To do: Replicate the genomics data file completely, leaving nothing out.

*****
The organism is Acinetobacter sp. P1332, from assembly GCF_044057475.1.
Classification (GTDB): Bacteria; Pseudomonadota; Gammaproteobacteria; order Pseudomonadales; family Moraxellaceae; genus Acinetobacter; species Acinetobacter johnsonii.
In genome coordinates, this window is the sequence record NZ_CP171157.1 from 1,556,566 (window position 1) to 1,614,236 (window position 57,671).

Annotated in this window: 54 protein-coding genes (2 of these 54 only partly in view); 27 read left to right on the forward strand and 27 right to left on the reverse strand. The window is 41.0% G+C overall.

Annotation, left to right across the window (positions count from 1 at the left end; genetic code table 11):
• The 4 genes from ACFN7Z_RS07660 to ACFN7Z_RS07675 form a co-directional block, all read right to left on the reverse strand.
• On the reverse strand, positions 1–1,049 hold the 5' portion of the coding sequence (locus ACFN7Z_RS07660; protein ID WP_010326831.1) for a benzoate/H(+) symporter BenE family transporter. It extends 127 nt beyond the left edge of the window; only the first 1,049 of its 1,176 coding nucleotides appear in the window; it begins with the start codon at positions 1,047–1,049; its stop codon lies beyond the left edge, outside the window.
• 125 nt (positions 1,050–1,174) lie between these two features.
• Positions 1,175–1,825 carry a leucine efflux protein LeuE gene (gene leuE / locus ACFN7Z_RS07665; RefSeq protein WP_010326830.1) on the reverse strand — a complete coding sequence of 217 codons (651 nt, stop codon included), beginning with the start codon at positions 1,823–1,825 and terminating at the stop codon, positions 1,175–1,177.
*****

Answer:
The organism is Acinetobacter sp. P1332, from assembly GCF_044057475.1.
Classification (GTDB): Bacteria; Pseudomonadota; Gammaproteobacteria; order Pseudomonadales; family Moraxellaceae; genus Acinetobacter; species Acinetobacter johnsonii.
In genome coordinates, this window is the sequence record NZ_CP171157.1 from 1,556,566 (window position 1) to 1,614,236 (window position 57,671).

Annotated in this window: 54 protein-coding genes (2 of these 54 only partly in view); 27 read left to right on the forward strand and 27 right to left on the reverse strand. The window is 41.0% G+C overall.

Annotation, left to right across the window (positions count from 1 at the left end; genetic code table 11):
• The 4 genes from ACFN7Z_RS07660 to ACFN7Z_RS07675 form a co-directional block, all read right to left on the reverse strand.
• On the reverse strand, positions 1–1,049 hold the 5' portion of the coding sequence (locus ACFN7Z_RS07660; protein ID WP_010326831.1) for a benzoate/H(+) symporter BenE family transporter. It extends 127 nt beyond the left edge of the window; only the first 1,049 of its 1,176 coding nucleotides appear in the window; it begins with the start codon at positions 1,047–1,049; its stop codon lies beyond the left edge, outside the window.
• 125 nt (positions 1,050–1,174) lie between these two features.
• Positions 1,175–1,825 carry a leucine efflux protein LeuE gene (gene leuE / locus ACFN7Z_RS07665; RefSeq protein WP_010326830.1) on the reverse strand — a complete coding sequence of 217 codons (651 nt, stop codon included), beginning with the start codon at positions 1,823–1,825 and terminating at the stop codon, positions 1,175–1,177.